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Continue the Bond
Grief Journey

Finding New and Different Ways to Continue the Bond

I am personally a fan of the Continuing Bonds Theory, especially when considering that there are literally decades of grief theory that only provided one option for a person in mourning—closure, acceptance, and moving on. There is little wonder why so many grievers develop self-conscious feelings or believe they have to “put it all away” when trying to regain normal operations in their life. Times indeed are a changin’ and people are finally realizing that healthy grief might involve finding a new and different relationship with the person who died.

Ways to Continue Bonds with a Loved One

If you feel that the Continuing Bonds Theory makes a lot of sense in your own life and style of grief, you might also be looking for ways to continue a bond with your deceased loved one. Here are some ideas that you might want to try as you implement this theory in your life.

  • Talk with your loved one. Go ahead! Do it! It doesn’t mean you’re crazy and is completely okay! This is not only a natural thing to do but it can also bring so much comfort to you in the moments that you miss them the most. So talk away, no matter if it is out loud or in your head. This is a very common and normal way to continue your relationship with your loved one.
  • Write your loved one a letter. There is no right or wrong way to do this. Write a letter on the computer, in a journal, or on letterhead or stationery. You can keep these letters or get rid of them. You can get creative with them. No matter what you choose to do or how often you choose to write, this can be a great way to stay close to your loved one.
  • Keep their photos around. Of course, this might seem incredibly obvious, but I can tell you that there are going to be people who will make you feel like you are doing something wrong. Keeping photos around will keep your loved one present in your life and it will provide continuing influence of their presence in your household.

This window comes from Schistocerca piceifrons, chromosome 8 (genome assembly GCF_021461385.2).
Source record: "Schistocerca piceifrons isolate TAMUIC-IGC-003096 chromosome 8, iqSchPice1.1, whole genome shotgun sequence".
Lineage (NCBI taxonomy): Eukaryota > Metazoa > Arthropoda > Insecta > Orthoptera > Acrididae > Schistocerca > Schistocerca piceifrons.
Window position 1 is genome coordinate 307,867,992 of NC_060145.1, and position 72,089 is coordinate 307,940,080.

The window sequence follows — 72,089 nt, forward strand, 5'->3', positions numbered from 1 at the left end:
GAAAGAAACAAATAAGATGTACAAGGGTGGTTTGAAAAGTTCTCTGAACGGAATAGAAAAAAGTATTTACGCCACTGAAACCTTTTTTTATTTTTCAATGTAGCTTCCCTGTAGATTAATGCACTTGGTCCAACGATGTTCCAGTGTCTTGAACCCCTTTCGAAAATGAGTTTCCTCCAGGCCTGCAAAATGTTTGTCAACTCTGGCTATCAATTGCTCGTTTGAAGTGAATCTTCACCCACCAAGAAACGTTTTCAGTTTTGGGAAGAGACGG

• Involve your loved one in special events, holidays, and annual traditions. Consider leaving an empty chair for the individual at Thanksgiving dinner, get out old home videos, or make dishes that your loved ones always enjoyed. You are going to naturally think of them on these days, don’t feel like you have to bottle up those thoughts or emotions. Express yourself in any way that allows you to keep the person close to you.
  • Imagine how they would have given you advice or what they would have said if you had a question that you couldn’t find an answer for. It’s easy to feel overwhelmed when you suddenly have to make big decisions on your own that you might have made before with the help of your loved one. Imagine a conversation with them and put yourself in their shoes to think about what they might have said to you.
  • Discuss your loved one with new people in your life. You are going to meet people who never knew your loved one. Know that it’s okay to tell these people about the deceased and don’t hesitate to share photos or stories. This will help you keep your loved one’s legacy alive as you move forward and change as a person yourself.


No matter if the person you lost was a spouse, life partner, parent, grandparent, sibling, child, or friend, it’s easy to struggle when you realize that this person won’t be there to celebrate milestones, accomplishments, and achievements with you. I suggest you think about applying the Continuing Bonds Theory to simply live your life so that your loved one would be proud.